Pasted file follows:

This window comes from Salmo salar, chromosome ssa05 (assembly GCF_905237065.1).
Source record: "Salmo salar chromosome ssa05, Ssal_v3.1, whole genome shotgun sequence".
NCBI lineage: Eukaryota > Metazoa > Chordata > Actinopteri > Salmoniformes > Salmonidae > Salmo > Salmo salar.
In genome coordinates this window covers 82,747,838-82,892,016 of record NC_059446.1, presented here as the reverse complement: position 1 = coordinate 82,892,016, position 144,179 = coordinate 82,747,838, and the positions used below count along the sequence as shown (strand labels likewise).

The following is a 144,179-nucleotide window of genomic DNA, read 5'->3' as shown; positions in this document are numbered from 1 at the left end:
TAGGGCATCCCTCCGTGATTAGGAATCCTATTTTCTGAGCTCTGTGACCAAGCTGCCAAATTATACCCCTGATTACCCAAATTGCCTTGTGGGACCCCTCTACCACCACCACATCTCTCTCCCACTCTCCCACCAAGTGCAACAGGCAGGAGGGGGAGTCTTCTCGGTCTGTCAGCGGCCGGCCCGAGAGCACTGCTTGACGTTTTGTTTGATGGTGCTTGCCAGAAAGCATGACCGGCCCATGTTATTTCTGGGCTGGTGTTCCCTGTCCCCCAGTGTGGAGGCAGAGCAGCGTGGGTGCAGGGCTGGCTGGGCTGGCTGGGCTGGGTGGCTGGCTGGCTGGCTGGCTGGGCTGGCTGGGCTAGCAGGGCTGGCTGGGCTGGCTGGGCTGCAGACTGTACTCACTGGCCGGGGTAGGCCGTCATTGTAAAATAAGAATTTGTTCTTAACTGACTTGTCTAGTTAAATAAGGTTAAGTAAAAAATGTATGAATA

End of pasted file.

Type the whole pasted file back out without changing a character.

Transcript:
This window comes from Salmo salar, chromosome ssa05 (assembly GCF_905237065.1).
Source record: "Salmo salar chromosome ssa05, Ssal_v3.1, whole genome shotgun sequence".
NCBI lineage: Eukaryota > Metazoa > Chordata > Actinopteri > Salmoniformes > Salmonidae > Salmo > Salmo salar.
In genome coordinates this window covers 82,747,838-82,892,016 of record NC_059446.1, presented here as the reverse complement: position 1 = coordinate 82,892,016, position 144,179 = coordinate 82,747,838, and the positions used below count along the sequence as shown (strand labels likewise).

The following is a 144,179-nucleotide window of genomic DNA, read 5'->3' as shown; positions in this document are numbered from 1 at the left end:
TAGGGCATCCCTCCGTGATTAGGAATCCTATTTTCTGAGCTCTGTGACCAAGCTGCCAAATTATACCCCTGATTACCCAAATTGCCTTGTGGGACCCCTCTACCACCACCACATCTCTCTCCCACTCTCCCACCAAGTGCAACAGGCAGGAGGGGGAGTCTTCTCGGTCTGTCAGCGGCCGGCCCGAGAGCACTGCTTGACGTTTTGTTTGATGGTGCTTGCCAGAAAGCATGACCGGCCCATGTTATTTCTGGGCTGGTGTTCCCTGTCCCCCAGTGTGGAGGCAGAGCAGCGTGGGTGCAGGGCTGGCTGGGCTGGCTGGGCTGGGTGGCTGGCTGGCTGGCTGGCTGGGCTGGCTGGGCTAGCAGGGCTGGCTGGGCTGGCTGGGCTGCAGACTGTACTCACTGGCCGGGGTAGGCCGTCATTGTAAAATAAGAATTTGTTCTTAACTGACTTGTCTAGTTAAATAAGGTTAAGTAAAAAATGTATGAATA